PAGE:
for 5,000 fans, and for a year was successful - but after that it was sold to a drug company,
leaving them without a building to stage wrestling. There was some talk of Ganson operating at
the exclusive Stambaugh Auditorium, which had been reserved for musicals and operas.
Ganson told Muchnick that because the building was "so restricted, I was not very happy in
promoting wrestling shows there. So in the meantime, I was looking around in Youngstown or
suburbs to make a change."
Ganson added: "From 1945 up to Nov. 19, 1952, Jim DeNiro was acting as my
promoter-matchmaker for wrestling in Youngstown area on original terms. In the spring of 1952,
DeNiro had a stroke and was laid up in bed for 3 months in serious condition. Later when his
health improved, his doctors advised him to quit promotion of wrestling because it was too
strenuous for his heart."
During this period, a new high school was built in Struthers that would have a large auditorium
suitable for pro wrestling as well as a sporting arena in Boardman, another suburb of Youngtown.
Ganson said he contacted representatives from both entities about the promotion of wrestling.
He was called by Baltimore promoter John Contos in 1952. Contos wanted him to work with his
brother-in-law, John Scott, in a wrestling venture in Struthers, but Ganson explained that he
hestitated because of loyalty to DeNiro. However, DeNiro couldn't get a license to promote in
Struthers or Boardman because he wasn't a resident.
Finally, during the fall of 1952, Ganson worked out a deal with Scott and also continued to pay
DeNiro's interest until the latter moved to Florida around May 1953. For a time, Struthers ran
alternate weeks with the Boardman Arena in a deal Ganson said was made to "keep peace and
tranquility in that territory." After Boardman closed up to pro wrestling, Ganson and Scott held
shows until April 9, 1954 when they ceased for the summer.
"During the summer of 1954 - the month of August," Ganson wrote, "I was stricken with cancer,
and was operated Sept. 1. While I was in the hospital, around the middle of September, Scott
came to see me, and discussed with me the opening date for Struthers, which was October 23,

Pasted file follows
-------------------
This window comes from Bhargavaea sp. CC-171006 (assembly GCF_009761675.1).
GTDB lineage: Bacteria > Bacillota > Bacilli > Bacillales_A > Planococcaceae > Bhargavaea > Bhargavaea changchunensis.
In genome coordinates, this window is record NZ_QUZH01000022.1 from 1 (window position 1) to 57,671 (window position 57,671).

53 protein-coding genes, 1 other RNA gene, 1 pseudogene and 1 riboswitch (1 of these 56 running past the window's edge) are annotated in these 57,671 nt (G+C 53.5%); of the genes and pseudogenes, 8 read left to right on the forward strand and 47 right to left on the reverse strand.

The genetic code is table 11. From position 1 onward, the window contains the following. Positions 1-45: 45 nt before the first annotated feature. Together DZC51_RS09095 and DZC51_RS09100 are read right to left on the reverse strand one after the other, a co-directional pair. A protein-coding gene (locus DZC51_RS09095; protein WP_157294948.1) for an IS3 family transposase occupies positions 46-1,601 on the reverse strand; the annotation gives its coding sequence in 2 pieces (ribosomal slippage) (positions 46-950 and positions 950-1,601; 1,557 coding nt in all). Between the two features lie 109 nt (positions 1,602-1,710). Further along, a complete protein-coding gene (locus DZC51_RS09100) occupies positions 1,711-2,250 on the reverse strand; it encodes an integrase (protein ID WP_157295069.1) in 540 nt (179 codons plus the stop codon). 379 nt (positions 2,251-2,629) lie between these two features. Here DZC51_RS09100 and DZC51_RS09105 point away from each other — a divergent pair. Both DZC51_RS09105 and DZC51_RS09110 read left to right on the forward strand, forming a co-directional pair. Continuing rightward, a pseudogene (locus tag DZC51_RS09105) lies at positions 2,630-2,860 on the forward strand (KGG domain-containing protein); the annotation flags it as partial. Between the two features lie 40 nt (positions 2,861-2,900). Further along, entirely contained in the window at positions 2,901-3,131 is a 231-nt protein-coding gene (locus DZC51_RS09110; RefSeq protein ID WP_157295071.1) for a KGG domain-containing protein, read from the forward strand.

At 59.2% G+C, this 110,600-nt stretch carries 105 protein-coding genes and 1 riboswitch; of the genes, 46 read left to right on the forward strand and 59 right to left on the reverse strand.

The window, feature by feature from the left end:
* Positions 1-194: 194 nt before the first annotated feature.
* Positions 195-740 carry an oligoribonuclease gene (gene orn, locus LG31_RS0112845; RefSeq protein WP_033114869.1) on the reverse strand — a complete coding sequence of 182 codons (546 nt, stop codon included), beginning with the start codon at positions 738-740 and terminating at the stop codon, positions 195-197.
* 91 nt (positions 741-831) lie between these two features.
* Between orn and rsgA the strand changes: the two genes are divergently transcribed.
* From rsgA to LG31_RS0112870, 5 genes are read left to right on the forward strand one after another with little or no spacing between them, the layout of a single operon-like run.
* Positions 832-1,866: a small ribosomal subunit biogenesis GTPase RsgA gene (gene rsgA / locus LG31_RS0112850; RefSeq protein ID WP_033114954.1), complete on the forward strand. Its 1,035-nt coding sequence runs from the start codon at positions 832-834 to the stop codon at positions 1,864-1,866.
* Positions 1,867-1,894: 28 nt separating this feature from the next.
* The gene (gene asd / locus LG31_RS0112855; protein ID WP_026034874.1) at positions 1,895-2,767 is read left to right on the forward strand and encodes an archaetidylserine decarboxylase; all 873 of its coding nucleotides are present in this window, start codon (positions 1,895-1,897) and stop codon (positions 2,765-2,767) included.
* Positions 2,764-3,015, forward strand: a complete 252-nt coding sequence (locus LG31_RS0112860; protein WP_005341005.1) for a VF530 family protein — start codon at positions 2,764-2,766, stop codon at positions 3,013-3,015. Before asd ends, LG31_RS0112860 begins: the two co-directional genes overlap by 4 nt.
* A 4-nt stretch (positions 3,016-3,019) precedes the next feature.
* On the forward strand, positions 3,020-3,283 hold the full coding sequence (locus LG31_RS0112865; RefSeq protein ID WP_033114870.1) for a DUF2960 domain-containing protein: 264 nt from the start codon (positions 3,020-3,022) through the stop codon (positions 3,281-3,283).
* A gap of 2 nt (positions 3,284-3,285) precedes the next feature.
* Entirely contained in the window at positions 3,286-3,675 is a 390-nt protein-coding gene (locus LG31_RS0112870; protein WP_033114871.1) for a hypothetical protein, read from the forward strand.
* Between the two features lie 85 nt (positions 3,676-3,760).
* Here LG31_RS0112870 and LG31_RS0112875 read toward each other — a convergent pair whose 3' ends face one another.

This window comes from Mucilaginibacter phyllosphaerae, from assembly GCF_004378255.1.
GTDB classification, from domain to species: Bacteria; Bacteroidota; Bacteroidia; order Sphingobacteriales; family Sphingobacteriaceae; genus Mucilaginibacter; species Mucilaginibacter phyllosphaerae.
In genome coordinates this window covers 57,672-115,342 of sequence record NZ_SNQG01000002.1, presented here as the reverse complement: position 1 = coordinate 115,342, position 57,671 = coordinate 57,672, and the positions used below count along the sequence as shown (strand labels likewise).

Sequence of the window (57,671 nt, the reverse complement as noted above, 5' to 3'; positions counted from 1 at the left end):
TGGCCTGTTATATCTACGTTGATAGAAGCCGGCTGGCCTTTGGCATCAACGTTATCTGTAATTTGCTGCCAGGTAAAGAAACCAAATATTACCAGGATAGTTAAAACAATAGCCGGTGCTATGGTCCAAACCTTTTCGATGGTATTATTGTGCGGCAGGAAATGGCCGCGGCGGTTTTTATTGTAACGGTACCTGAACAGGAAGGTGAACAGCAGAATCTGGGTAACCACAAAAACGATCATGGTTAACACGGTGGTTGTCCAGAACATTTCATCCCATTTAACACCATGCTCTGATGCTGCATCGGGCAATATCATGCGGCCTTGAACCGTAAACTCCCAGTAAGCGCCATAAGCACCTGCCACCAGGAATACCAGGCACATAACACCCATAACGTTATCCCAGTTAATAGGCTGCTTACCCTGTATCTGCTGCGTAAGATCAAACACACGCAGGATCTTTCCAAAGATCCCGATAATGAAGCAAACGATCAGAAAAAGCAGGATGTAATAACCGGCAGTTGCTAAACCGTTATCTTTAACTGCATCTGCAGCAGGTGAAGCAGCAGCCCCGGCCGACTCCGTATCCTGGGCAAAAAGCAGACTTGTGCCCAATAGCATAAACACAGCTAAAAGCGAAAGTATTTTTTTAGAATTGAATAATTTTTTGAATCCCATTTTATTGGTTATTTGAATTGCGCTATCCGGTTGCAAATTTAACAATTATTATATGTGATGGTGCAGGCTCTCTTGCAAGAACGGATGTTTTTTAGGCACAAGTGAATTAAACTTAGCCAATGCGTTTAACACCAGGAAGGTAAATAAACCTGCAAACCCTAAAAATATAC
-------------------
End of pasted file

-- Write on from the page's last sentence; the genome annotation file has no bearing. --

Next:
1954. I told Scott until I get well, you get in touch with Frank Talaber in Columbus, and he will
arrange the bouts for you. We never discussed any new terms or new deals to start the season,
assuming we work as in the past."
Following the October 23 show, Ganson's wife reportedly "approached Bob Scott for settlement
of the show," and "received a cold shoulder from him. He did not want to show her any
statements or make a settlement with her." She later called Haft, who "told her that as far as he is
concerned, the Youngstown territory, including Boardman and Struthers, still is going to be run
as Jack Ganson has been running."
Amazingly, there were still difficulties, but they worked things out temporarily in Struthers from
December 2, 1954 until February 11, 1955, running four shows in total. After that, however, the
Ganson-Scott promotion ceased for good. He then shifted over to the Boardman Arena with the
thought that if Scott wanted to resume promoting, Ganson would give him the same agreement
he had with his father and provide for shows in Struthers. Ganson made sure to tell Muchnick
that the Youngstown territory "does not belong to no one, but to me." Scott quit there in
November 1954, he explained, "therefore he has no more right to claim that he is a promoter
The great diplomat that he was, Muchnick responded to Bob Scott on August 30, 1955, telling
him that the NWA has no jurisdiction over Al Haft "as to what he does in his own territory, nor do
we have jurisdiction over Jack Ganson." He would, however, like to see all promoters get along.
Akron promoter Walter Moore dropped his affiliation with the Al Haft Columbus booking office and
beginning on November 15, 1958, obtained talent from Pedro Martinez in Buffalo. This allowed
him an entirely new class of wrestlers for his promotion. Moore remains affiliated with Martinez
until June 1962 when he seems to work into the Chicago to Detroit to Cleveland to Pittsburgh run
of wrestlers going between Vincent J. McMahon and Fred Kohler. NWA World Champion Buddy
Rogers was the major star of this circuit. Haft in Columbus was also tied into this group.
Incidentally, Martinez was not pleased by losing Akron and tried to get back into the city with Mike
Gallagher as his local promoter. The local commission denied the request.
A fondly remembered wrestling television program in Columbus was "Lex's Live Wrestling," which
ran on Saturdays in the late 1950s and early '60s. It featured Buddy Rogers as a fan favorite,
the hated Fritz Von Goering, Buddy Austin, Johnny Bared, Magnificent Maurice, and many others
- promoted by Al Haft with his son Al Jr. as the ring announcer. Lex was Joseph Alexander "Lex"
Mayers, the owner of a Columbus Chevrolet dealership, and the fiery commentator for the
wrestling program. Mayers was an Ohio State product and veteran of World War II. He retired to
West Palm Beach in 1977 and passed away at the age of 64 on October 15, 1991.
Longtime Akron promoter Walter J. Moore, on Thursday, August 28, 1975, won $300,000 in Ohio
Lottery's Buckeye 300 game. He'd been a wrestling promoter for 33 years. The Associated
Press noted that Moore had bought "10 regular lottery tickets every week and two Lucky Buck
tickets." He was 69 years of age.
During the early morning hours of Thursday, April 22, 1976, wrestler Joseph "The Bruiser"
Bernard (Bernard J. Prudhomme) was involved in a fatal car accident in Mercer County, Ohio. A
passenger in the truck he was driving, Steven Beresford of Toledo was killed. Bernard had
performed at a wrestling show in St. Marys with Beresford as his manager on Wednesday night.
The accident occurred on U.S. 33, east of U.S. 127. Prudhomme was 42 years of age.
Legendary wrestler "Tarzan" Paul Orth passed away in Bowling Green, Ohio on September 30,
1986 at the age of 79. He was a longtime resident of Toledo.
Research by Tim Hornbaker, Don Luce
|Ohio Wrestling Territory